The Charcoal Book Club is a book-of-the-month club for photobooks. After my 1990s experiences with Record-, CD-, and Book-of-the-Month clubs, I was a bit suspicious/dubious, but still intrigued, and so I decided to give it a try…
I first heard of the Charcoal Book Club on the Magic Hour podcast back in December or early January 2018, and despite my misgivings, it didn’t take me long to sign up for a 3 month subscription as a sort of trial run.
From the first book—Stephen Gill’s Night Procession—I was wildly impressed by the packaging. Most books come in a great box that has sort of tapered sides. Instead of corners that can get dinged and damage the book inside during shipping, Charcoal packaging has just four edges, and they’re almost rounded.* And once you get into the box, the book is protected by at least one very heavyweight, stiff bubble wrap bag/wrapper thing, unlike anything I’ve seen before. It’s really great packaging, probably the best I’ve ever seen.**
Once I got into the boxes, I mostly found books that I wouldn’t have chosen for myself, but that I’m mostly thrilled to have. There hasn’t been a bad book in the bunch, and 3 of the 5 arrived signed (and Saul Leiter and Larry Sultan are both long dead and therefore unavailable to sign their books), probably adding to their relative value.
After the first 3 month subscription, I re-upped for a full year. I’m currently in the first month of my second subscription. So far, I’ve received
- Night Procession, by Stephen Gill. Nobody Books, 2017.
- All about Saul Leiter. Exhibition catalog published by Seigensha Art Publishers, 2017.
- Opening, by Jungjin Lee. Nazraeli Press, 2017.
- Pictures from Home, by Larry Sultan. Mack, 2017. (Not a Book-of-the-Month selection)
- IOWA, by Nancy Rexroth. The University of Texas Press, 2017.
Opening came in an ordinary box that was all beat up and bent, but the same stiff bubble wrap protected the book inside, and it arrived in perfect condition, as all others have. I bought Pictures from Home myself, to check the claims that members saved in the store. (At the time, there was no apparent savings, but recently Charcoal announced that members would save 10%. I haven’t yet tested that claim, but take them at their word.)
Now, on the subject of value… the Charcoal Book Club isn’t particularly cheap. A month-to-month option is available for $65/month; a 3 month subscription runs $180; and a year is nearly $700. At the time I bought my first 3 month subscription, a coupon code was available that took 10% off, so I got Night Procession, All about Saul Leiter, and Opening for $162.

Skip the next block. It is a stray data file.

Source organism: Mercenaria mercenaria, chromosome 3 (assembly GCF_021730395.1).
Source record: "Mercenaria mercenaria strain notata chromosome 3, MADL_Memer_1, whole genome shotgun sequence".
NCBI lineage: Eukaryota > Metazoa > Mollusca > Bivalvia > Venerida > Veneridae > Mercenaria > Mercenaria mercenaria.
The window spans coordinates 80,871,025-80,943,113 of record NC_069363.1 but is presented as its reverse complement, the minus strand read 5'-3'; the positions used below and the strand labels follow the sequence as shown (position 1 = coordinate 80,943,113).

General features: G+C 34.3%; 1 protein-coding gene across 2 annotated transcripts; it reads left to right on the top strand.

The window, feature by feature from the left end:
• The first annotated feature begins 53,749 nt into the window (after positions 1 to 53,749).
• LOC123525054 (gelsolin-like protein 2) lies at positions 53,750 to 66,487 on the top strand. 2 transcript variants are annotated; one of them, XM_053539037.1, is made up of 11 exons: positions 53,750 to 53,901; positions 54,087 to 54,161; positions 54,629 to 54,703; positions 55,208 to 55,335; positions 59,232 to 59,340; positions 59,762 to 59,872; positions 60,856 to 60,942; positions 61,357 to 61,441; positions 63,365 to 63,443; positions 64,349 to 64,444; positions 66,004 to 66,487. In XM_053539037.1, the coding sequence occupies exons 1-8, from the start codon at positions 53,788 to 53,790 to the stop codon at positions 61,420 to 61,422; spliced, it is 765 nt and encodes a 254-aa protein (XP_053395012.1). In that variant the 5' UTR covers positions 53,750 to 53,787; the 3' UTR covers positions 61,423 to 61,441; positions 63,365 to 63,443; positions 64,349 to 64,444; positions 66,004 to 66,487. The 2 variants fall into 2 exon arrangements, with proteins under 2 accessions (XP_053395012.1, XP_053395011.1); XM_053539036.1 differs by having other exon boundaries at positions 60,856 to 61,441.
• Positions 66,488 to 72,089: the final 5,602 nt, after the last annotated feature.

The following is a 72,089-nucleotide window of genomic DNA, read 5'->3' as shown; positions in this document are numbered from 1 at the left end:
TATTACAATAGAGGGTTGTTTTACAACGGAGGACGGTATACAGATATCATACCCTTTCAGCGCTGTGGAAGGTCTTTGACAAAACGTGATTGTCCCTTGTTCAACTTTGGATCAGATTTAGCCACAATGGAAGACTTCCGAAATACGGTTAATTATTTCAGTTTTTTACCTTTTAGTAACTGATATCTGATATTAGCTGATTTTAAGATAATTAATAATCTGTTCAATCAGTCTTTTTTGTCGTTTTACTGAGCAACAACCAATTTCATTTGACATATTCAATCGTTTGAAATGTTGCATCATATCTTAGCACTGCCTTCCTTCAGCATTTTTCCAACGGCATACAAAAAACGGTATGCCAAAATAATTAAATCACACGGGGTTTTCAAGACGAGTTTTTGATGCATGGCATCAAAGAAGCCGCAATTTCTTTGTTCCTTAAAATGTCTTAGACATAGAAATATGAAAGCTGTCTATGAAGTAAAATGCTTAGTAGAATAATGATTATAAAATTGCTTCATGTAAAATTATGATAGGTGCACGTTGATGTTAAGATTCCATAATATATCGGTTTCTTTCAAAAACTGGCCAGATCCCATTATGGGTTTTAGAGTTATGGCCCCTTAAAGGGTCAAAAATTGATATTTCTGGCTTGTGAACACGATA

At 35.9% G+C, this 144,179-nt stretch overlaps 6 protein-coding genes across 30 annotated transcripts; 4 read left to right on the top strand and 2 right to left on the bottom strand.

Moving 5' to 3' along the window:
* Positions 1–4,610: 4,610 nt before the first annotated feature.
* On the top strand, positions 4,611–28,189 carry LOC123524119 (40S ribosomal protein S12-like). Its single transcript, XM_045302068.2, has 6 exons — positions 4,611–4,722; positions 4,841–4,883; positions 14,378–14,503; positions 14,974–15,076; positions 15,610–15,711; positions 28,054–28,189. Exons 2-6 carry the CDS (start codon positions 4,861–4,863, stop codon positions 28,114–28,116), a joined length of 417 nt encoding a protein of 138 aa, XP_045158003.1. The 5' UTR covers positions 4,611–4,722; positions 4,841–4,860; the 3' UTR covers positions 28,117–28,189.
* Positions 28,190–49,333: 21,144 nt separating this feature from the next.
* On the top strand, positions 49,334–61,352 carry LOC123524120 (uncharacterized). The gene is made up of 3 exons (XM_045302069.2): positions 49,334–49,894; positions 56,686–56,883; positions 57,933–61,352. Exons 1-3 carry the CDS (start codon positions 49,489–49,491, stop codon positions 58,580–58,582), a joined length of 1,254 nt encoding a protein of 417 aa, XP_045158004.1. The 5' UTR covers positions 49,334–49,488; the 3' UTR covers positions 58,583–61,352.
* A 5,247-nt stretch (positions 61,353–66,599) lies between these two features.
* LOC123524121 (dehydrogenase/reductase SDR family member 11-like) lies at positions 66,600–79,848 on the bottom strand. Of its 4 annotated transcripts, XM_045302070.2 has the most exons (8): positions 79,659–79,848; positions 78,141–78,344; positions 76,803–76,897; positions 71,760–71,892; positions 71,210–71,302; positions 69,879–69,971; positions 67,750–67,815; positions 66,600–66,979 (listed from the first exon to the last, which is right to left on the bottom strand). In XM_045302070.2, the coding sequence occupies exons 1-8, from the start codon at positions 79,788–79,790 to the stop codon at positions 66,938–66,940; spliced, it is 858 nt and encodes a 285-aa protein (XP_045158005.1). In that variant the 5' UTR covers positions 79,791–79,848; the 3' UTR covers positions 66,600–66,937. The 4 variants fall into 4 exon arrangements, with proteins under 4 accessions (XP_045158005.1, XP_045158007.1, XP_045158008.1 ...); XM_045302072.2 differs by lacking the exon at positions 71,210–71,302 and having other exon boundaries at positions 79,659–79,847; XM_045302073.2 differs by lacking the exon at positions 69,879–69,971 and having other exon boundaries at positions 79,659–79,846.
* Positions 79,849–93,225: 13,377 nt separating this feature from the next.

At time of writing: Night Procession was unavailable on Amazon and $78 at Dashwood Books (as of September 18, 2018, it is out of stock at Dashwood too); All about Saul Leiter is $46.80 on Amazon and unavailable at Dashwood (and you can get a copy shipped direct from the publisher for $38); and Opening is $75 at both Amazon and Dashwood. So for my $162, I got three books that would’ve cost me $191 had I bought them individually. In addition, Dashwood does a decent job packing up books and Amazon is absolutely abysmal, but Charcoal is incredible. So I think I got a deal, though, again, I probably wouldn’t have bought these books myself… Opening wasn’t even on my radar, I already have Saul Leiter’s Early Color and Early Black and White, so don’t really need another, and I looked at Night Procession but decided against buying a copy, as the work isn’t really particularly interesting to me or applicable to my current processes. So, yes, I spent $162 for $191 worth of books, but it’s a strange sort of savings: I spent money to get savings that I only saved because I spent the money… I could’ve just not spent the $162, thereby saving all of it… So those three books cost me $162, full stop.
Anyway. All that’s to say that it looks a bit expensive, but you get your money’s worth, even though you’re likely to get books you probably wouldn’t have bought otherwise.
That said, the books are all really excellent, the packaging is second to none, and I like having someone else curate some part of my photobook acquisition, so the expense is worth it, for me. Plus members now get 10% off in the Charcoal store, so there’s an opportunity there too, if, like me, you have something of a photobook-centered GAS that you’re not working against very hard.
Overall, I’d give Charcoal Book Club a strong 4 stars.
I don’t advertise here and don’t have affiliate links, and I don’t have a relationship with Charcoal (beyond my membership), so I don’t have any offers for you. At time of writing, Magic Hour has a code that’s good for a free book, though, so maybe that’s enticing?
If you’re on the fence, get off it and join Charcoal Book Club. The first three months were so good that I used my birthday money to join up for another year (thanks, Mom!). It really is an excellent service. And if this is the first time you’ve heard of Charcoal books, I’m honored to be the one to introduce it to you. If you’re into photobooks, there are worse ways you could spend your hard-earned money.
*A photograph would help, but you can see them in any of the videos linked above, so I hope that’s sufficient.
**Target, of all places, previously held the crown. They tend to ship in these sort of shrink-wrapped cardboard sleeves. The book is in the middle of a thin, stiff sheet of cardboard. The edges are flat for several inches beyond the bulge created by the book, and the 4 or 5 (or more?) books I’ve received from them have arrived in excellent shape. Charcoal wins, though, since their packaging is partly reusable: I’ve already used one of their fancy bubble wrap bags to mail off a couple of books, but the Target wrappers go straight into the recycle bin.